"I couldn't sleep," she told the Times, "and I lost so much weight because I couldn't eat. There was so much stress. And I knew I hadn't done it!" Luckily, however, a group named Public Law Center took her case, went straight to the company she supposedly owed, and showed its executives the obvious errors in the collection agency's debtor file. Embarrassed, the company called off its attack dogs and returned the money it had taken from her paychecks.

Few are so fortunate, however. This collection firm and hundreds like it are still marauding across the land, with some 3,000 people a month filing formal complaints that they're being hounded mercilessly for debts they do not owe. It amounts to legalized highway robbery.


Colorado 0810wrp opt(Photo: Hogs555)Two anti-fracking measures are one step closer to appearing on Colorado's Nov. 8 ballot. Local environmental groups have collected at least 98,492 signatures for measures 75 and 78, which will allow voters to decide the fate of oil and gas operations in the state. Now, the petitions only need to pass a validation review by the Secretary of State's office to make it onto the ballot.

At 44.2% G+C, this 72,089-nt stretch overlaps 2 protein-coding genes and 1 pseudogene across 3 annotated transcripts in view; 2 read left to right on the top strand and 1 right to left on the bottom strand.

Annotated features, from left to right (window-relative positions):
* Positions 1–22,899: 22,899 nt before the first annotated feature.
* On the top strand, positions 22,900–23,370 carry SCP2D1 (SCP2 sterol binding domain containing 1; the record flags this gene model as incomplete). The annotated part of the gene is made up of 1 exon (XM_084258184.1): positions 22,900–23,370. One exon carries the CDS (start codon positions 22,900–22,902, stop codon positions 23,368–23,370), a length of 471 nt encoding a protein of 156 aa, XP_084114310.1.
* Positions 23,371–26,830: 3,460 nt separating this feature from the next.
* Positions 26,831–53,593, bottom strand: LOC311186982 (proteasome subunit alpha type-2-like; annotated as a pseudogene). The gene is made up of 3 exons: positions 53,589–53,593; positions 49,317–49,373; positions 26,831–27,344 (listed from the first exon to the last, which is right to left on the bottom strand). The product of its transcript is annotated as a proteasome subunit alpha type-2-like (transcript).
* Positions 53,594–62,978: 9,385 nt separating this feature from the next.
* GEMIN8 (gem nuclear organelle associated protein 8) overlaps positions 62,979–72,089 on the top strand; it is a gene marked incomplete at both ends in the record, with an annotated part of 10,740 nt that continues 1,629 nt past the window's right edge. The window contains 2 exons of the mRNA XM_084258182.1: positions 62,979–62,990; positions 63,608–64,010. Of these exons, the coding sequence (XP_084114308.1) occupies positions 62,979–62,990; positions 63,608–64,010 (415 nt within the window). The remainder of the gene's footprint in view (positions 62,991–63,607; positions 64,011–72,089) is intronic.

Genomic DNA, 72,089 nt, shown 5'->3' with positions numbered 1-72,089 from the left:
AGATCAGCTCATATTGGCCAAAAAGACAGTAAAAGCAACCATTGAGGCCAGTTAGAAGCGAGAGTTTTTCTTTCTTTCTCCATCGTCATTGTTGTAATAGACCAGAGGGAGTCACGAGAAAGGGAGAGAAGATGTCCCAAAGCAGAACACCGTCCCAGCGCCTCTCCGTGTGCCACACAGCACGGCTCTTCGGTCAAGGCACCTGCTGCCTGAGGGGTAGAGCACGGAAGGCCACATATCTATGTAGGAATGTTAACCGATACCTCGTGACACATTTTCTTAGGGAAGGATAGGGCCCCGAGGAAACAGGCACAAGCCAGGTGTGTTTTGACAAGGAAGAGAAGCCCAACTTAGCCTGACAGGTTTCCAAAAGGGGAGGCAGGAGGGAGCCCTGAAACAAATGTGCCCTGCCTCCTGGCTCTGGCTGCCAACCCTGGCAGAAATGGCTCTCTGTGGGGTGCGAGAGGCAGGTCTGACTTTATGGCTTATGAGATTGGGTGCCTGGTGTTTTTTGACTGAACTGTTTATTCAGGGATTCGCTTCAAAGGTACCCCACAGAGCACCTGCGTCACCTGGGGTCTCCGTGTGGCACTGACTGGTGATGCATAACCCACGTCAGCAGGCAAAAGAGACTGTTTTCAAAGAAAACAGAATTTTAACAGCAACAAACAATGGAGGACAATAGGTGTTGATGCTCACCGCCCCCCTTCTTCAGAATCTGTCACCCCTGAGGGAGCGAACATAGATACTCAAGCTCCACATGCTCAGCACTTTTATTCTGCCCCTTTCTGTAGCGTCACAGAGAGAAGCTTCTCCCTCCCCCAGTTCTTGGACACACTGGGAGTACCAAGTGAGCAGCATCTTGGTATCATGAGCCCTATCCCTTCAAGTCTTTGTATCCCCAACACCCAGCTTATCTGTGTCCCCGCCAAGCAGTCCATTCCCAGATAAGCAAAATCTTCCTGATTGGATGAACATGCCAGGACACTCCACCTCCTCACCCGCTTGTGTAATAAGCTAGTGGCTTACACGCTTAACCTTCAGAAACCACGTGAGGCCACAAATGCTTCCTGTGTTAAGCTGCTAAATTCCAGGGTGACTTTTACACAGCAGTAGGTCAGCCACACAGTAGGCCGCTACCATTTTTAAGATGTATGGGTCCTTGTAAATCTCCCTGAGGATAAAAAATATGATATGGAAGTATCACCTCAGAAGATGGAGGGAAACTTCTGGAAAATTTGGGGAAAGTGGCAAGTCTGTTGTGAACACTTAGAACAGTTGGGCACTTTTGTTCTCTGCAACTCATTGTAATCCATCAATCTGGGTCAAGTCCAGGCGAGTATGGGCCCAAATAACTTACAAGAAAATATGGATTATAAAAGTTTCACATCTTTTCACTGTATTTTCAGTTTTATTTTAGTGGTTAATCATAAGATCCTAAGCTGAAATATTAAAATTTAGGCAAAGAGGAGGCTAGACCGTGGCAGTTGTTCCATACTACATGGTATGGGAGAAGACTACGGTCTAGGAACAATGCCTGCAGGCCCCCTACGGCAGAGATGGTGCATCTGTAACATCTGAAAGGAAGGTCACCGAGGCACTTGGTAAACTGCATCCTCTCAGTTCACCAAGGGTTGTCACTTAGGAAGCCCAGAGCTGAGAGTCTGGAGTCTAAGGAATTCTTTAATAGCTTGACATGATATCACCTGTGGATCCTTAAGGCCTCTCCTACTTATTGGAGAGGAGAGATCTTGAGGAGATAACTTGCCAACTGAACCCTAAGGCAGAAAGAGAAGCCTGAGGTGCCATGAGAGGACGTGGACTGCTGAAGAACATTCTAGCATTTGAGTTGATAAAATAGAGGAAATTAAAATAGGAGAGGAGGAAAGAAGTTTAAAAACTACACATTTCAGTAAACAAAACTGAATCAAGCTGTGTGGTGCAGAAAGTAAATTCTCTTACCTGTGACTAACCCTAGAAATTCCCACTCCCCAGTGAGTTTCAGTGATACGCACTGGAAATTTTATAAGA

As EcoWatch reported, initiative 75 would amend the state constitution to enable local governments the option to enact regulations more protective of health and safety than those required by the state, largely addressing the Colorado Supreme Court's recent decision to strike down local fracking bans approved by voters in the cities of Fort Collins and Longmont. Initiative 78 would create 2,500-foot buffer zones between homes, schools and sensitive areas like playgrounds and water sources, and all new oil and gas development.

Yes For Health and Safety, a coalition of groups pushing the two ballot initiatives, celebrated their achievement.